By: Bill Schammert
Lawmakers are trying yet again to repeal Nebraska's more than two-decade old helmet law. On Tuesday, compelling testimony from both sides, including one former advocate for repeal, who after a severe accident, now hopes to keep motorcyclists strapped in.
"You don't live the rest of your life wondering what your life would've been like had you been wearing your helmet that day," Cozad's Patrick Lange said.
It was more than two-years ago when Lange lost his wife in a motorcycle accident in South Dakota. Neither was wearing a helmet. Still in the recovery process, with slowed speech and nerve damage throughout his body, he believes helmets need to be law.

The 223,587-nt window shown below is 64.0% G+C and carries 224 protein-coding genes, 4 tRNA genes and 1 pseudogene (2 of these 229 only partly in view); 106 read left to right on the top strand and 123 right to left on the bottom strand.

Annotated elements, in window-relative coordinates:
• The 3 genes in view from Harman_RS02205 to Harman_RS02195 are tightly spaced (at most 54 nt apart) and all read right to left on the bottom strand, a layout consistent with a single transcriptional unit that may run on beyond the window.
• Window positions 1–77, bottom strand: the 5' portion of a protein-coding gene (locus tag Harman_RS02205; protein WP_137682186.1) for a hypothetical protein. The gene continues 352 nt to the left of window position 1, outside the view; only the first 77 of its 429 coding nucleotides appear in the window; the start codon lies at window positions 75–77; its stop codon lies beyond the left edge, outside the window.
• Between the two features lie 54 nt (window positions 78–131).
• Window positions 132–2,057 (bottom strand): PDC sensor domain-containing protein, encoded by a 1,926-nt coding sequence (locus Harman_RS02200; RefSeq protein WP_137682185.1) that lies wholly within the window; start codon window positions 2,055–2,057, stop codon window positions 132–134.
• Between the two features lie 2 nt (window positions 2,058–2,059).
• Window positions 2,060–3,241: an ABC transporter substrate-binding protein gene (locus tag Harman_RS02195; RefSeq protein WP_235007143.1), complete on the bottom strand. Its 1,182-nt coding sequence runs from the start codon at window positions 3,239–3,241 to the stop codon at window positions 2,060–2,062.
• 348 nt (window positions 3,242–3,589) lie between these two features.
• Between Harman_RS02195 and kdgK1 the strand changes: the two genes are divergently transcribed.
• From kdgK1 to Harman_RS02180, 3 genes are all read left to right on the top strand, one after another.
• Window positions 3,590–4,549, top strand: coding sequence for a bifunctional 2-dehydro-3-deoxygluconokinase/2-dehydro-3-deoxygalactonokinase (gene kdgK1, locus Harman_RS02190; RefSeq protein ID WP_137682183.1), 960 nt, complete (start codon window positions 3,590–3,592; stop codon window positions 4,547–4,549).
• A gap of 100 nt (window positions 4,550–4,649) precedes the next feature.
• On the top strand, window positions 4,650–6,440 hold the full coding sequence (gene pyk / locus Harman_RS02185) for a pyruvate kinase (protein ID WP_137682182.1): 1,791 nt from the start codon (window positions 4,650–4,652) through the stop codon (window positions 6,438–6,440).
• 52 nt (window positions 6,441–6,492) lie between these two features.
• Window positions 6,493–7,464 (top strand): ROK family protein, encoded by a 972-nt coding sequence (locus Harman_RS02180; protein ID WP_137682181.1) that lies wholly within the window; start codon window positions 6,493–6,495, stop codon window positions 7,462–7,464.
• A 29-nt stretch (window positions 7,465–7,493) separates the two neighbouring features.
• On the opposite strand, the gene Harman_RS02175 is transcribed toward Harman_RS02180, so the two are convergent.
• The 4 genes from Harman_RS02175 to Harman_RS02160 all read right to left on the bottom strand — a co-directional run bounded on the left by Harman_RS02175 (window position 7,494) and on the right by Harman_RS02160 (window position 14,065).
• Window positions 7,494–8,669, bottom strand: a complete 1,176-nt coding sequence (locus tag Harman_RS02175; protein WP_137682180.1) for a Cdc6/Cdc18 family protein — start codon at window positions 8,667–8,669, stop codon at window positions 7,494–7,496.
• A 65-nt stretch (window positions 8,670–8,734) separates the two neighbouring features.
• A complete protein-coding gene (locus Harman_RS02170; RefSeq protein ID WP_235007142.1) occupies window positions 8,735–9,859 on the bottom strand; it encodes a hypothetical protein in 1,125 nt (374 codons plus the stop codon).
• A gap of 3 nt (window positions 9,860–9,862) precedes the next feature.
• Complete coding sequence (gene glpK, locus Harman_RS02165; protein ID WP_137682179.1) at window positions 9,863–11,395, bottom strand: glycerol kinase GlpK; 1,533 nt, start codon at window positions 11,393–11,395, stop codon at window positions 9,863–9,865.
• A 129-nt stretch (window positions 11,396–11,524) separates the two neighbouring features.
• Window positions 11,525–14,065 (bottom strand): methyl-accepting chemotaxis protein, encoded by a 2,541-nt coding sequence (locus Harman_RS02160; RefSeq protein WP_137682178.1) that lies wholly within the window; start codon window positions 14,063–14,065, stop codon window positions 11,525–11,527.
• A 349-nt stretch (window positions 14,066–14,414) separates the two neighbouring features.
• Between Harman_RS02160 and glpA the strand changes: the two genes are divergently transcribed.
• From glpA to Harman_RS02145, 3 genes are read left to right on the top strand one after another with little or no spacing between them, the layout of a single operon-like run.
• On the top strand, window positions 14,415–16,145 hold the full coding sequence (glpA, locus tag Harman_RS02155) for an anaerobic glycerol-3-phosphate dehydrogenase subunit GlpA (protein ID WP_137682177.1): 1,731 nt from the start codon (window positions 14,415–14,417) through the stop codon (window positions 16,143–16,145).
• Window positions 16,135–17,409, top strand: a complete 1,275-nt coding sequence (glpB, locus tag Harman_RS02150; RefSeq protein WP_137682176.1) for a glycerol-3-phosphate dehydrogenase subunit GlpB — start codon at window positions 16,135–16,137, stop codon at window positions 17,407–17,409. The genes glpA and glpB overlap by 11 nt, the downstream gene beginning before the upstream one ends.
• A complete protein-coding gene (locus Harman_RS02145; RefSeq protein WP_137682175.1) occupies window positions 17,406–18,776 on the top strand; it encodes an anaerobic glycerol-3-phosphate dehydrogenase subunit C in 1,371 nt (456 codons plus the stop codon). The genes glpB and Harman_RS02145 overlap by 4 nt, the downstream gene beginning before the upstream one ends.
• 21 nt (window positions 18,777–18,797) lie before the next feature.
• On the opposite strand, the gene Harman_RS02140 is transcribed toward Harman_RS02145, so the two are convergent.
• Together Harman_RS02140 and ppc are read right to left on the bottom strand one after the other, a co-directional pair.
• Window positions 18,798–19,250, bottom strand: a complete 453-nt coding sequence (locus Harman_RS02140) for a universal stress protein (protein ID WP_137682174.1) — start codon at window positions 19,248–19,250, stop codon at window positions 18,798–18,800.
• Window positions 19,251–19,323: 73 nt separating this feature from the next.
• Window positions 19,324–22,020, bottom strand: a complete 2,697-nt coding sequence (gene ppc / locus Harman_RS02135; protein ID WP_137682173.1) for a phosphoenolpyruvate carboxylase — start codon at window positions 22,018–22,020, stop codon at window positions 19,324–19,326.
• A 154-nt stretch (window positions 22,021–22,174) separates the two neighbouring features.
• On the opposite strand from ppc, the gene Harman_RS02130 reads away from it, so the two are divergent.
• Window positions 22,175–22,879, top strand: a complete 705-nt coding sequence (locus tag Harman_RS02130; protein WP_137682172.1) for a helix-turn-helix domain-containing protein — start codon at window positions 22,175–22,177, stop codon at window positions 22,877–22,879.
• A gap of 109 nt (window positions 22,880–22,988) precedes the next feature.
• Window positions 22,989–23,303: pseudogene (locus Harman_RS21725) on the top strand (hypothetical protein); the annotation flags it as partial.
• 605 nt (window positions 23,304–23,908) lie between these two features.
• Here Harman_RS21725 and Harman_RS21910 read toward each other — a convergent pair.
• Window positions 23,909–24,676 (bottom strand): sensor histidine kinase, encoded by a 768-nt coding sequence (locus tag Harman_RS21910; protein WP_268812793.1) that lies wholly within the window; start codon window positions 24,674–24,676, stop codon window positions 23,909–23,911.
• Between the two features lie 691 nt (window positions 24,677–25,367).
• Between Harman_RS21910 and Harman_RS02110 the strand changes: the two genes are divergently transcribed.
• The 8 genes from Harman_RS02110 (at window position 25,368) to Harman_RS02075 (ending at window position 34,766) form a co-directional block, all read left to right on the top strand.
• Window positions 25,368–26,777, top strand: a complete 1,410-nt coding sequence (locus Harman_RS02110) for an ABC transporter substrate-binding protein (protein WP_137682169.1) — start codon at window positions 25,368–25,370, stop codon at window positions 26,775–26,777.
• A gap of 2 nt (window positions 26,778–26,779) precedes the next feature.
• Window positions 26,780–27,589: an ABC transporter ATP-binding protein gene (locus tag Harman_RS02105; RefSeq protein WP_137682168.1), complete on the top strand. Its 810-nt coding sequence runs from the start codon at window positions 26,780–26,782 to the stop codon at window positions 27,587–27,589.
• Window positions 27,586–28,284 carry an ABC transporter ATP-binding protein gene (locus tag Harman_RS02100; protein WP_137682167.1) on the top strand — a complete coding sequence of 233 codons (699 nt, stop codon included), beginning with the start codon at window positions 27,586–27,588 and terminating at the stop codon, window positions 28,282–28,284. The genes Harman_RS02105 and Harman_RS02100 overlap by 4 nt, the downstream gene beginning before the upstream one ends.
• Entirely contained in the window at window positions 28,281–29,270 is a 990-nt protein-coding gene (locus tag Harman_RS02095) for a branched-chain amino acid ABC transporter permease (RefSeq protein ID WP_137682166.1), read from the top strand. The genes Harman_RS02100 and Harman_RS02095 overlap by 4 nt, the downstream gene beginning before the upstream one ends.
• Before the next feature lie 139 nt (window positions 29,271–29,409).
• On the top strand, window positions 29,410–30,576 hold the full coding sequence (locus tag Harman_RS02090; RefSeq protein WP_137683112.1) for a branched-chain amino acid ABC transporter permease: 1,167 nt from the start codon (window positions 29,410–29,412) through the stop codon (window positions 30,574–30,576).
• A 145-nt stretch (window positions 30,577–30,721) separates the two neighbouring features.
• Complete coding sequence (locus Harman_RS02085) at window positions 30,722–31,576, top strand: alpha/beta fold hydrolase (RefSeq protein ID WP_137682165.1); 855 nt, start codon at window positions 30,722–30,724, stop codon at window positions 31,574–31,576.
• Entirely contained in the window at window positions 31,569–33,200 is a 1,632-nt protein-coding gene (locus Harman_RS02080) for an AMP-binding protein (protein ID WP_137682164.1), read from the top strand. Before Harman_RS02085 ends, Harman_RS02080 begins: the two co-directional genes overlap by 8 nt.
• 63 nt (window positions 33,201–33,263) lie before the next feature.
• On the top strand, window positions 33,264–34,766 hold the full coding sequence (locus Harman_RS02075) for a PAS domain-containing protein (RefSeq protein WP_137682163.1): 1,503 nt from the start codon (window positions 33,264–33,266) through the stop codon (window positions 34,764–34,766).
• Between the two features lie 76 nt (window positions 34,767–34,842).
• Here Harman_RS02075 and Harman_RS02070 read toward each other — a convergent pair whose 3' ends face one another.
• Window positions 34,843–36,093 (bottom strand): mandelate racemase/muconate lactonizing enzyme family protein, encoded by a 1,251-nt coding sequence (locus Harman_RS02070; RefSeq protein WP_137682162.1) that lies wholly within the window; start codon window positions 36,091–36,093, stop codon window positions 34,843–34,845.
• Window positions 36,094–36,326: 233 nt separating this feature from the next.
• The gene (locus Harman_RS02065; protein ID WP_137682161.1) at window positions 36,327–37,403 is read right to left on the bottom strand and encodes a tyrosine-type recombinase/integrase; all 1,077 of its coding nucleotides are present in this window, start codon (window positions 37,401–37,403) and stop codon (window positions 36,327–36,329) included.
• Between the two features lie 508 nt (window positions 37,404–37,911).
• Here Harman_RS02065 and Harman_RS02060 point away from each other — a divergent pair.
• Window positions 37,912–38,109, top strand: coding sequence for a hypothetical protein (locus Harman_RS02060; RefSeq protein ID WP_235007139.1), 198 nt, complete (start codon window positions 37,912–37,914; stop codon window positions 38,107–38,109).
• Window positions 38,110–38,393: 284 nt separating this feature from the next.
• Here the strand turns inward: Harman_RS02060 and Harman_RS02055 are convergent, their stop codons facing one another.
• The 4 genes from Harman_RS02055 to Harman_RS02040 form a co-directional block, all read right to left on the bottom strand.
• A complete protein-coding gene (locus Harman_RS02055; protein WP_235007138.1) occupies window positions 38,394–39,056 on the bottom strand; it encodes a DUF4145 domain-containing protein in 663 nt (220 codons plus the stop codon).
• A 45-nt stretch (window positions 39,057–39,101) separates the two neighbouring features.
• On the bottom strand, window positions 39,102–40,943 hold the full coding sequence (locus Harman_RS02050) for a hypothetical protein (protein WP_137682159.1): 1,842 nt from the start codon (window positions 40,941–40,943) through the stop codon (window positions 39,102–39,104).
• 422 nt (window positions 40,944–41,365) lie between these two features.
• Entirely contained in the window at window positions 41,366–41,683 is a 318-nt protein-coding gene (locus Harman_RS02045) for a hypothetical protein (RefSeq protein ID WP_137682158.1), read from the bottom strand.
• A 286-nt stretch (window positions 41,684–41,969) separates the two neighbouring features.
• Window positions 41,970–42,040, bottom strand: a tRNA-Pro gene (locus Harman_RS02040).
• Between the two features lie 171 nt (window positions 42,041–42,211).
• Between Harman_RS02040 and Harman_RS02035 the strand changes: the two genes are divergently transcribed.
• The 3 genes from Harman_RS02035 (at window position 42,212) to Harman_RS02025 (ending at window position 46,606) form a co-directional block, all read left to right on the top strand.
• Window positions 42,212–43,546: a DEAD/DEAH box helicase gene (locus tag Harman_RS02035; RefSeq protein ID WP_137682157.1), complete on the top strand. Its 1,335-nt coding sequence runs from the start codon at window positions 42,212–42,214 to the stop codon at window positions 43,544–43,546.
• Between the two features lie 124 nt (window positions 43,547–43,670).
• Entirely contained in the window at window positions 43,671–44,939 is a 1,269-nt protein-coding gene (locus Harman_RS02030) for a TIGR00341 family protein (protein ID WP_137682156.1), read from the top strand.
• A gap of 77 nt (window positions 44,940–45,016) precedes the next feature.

"With that law there, that encourages us to do that. We as humans need guidelines," Lange said.
Hoskins Sen. Dave Bloomfield disagrees. He's introduced LB-393, which would allow any licensed rider or passenger at least 21-years-old, the option of wearing a helmet.
"As lawmakers in this state, I think we have a duty and an obligation to protect and not infringe on the duties of liberty and the pursuit of happiness," Sen. Bloomfield testified.
The Transportation and Telecommunication Committee also heard testimony that would put more restriction on motorcyclists, making it illegal to have a passenger under eight-years-old.
"Motorcycles by design pose an inherent threat to small riders who have small attention spans and might fall asleep," Lincoln Sen. Bill Avery testified.
But nobody testified in favor of Sen. Avery's bill. Instead, most questioned how it would be enforced and whether that kind of age restriction should be the government's job.